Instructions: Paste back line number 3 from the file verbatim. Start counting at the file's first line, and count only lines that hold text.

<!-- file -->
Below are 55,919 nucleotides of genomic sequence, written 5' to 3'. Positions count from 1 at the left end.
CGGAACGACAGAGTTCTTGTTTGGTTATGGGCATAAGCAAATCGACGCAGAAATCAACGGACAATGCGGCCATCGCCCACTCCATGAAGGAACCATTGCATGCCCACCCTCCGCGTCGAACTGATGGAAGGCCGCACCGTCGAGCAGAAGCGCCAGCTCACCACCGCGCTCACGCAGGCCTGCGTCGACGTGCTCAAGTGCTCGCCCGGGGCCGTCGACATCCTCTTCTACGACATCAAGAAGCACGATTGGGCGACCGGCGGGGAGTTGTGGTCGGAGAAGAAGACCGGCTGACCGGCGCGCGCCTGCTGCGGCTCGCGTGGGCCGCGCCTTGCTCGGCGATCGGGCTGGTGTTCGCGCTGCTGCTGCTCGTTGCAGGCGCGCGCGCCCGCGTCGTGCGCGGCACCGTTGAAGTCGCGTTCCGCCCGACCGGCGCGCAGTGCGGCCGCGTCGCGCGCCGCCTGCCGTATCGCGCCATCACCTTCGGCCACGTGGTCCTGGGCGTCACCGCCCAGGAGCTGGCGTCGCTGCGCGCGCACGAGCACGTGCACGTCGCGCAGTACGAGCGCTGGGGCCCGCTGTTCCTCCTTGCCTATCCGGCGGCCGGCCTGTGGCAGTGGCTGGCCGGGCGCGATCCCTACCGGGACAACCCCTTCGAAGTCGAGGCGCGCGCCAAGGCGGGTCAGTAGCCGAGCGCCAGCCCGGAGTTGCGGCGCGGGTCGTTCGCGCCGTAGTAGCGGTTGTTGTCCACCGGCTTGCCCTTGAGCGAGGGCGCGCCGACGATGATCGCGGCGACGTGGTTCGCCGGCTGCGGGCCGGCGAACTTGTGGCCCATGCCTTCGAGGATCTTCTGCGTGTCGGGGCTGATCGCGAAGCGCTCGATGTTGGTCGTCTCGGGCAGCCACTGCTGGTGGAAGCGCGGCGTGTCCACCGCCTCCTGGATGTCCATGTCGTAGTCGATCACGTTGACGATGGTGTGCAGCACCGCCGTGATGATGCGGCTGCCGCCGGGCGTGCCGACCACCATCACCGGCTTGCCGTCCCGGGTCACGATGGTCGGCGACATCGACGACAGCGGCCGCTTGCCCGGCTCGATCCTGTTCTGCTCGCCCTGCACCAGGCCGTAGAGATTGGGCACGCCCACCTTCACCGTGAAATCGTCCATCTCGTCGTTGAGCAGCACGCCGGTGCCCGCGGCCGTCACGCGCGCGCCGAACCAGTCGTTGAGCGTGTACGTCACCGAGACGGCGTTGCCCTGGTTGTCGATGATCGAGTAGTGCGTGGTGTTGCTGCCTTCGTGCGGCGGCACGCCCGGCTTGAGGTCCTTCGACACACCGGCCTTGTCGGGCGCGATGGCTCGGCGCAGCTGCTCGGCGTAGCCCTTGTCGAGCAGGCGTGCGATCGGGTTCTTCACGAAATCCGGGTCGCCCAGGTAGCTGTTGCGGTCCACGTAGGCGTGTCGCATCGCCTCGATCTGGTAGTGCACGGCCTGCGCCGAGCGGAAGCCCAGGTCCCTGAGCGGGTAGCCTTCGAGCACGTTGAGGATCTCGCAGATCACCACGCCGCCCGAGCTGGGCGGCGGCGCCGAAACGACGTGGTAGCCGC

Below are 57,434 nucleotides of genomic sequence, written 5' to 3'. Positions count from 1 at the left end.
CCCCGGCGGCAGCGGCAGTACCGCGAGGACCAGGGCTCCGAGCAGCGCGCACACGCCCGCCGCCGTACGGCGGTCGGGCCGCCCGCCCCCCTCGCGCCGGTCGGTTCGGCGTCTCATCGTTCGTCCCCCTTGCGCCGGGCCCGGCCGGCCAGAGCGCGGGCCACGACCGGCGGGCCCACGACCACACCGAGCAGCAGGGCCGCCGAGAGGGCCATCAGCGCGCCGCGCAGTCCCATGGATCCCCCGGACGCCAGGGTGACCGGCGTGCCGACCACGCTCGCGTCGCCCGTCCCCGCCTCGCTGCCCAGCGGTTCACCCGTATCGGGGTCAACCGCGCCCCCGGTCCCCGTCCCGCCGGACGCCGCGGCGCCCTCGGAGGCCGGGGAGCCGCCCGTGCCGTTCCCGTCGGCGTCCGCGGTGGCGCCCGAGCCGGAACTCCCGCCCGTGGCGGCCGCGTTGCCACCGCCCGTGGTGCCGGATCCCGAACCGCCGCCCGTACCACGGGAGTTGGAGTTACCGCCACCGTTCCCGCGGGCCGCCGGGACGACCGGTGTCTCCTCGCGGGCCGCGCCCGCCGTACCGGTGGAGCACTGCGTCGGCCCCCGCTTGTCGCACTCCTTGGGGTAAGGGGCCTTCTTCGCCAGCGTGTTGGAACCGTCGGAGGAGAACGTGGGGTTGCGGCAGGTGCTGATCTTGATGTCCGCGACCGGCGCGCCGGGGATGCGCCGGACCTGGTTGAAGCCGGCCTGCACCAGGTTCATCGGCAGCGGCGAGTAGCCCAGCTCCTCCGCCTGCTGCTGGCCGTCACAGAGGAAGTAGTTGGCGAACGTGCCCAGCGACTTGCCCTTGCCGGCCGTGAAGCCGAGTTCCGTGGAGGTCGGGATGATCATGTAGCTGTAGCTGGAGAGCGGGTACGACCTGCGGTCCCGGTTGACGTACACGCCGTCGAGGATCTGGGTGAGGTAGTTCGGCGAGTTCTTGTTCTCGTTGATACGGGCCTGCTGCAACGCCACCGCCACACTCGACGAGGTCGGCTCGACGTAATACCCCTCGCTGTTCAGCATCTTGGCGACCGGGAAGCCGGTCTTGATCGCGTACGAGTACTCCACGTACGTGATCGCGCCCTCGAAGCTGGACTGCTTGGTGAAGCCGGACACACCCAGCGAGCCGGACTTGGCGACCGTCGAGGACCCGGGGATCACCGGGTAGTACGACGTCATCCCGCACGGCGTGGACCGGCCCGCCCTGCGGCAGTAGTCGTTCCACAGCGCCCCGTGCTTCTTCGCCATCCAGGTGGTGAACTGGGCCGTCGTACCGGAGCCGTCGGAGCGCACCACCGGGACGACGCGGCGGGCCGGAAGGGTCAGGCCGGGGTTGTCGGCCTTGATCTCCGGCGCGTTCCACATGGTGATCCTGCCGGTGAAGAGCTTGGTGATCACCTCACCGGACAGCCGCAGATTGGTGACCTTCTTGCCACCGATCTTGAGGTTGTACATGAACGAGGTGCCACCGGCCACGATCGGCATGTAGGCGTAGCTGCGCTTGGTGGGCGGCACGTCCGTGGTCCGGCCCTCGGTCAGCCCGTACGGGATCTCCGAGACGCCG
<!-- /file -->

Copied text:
Below are 57,434 nucleotides of genomic sequence, written 5' to 3'. Positions count from 1 at the left end.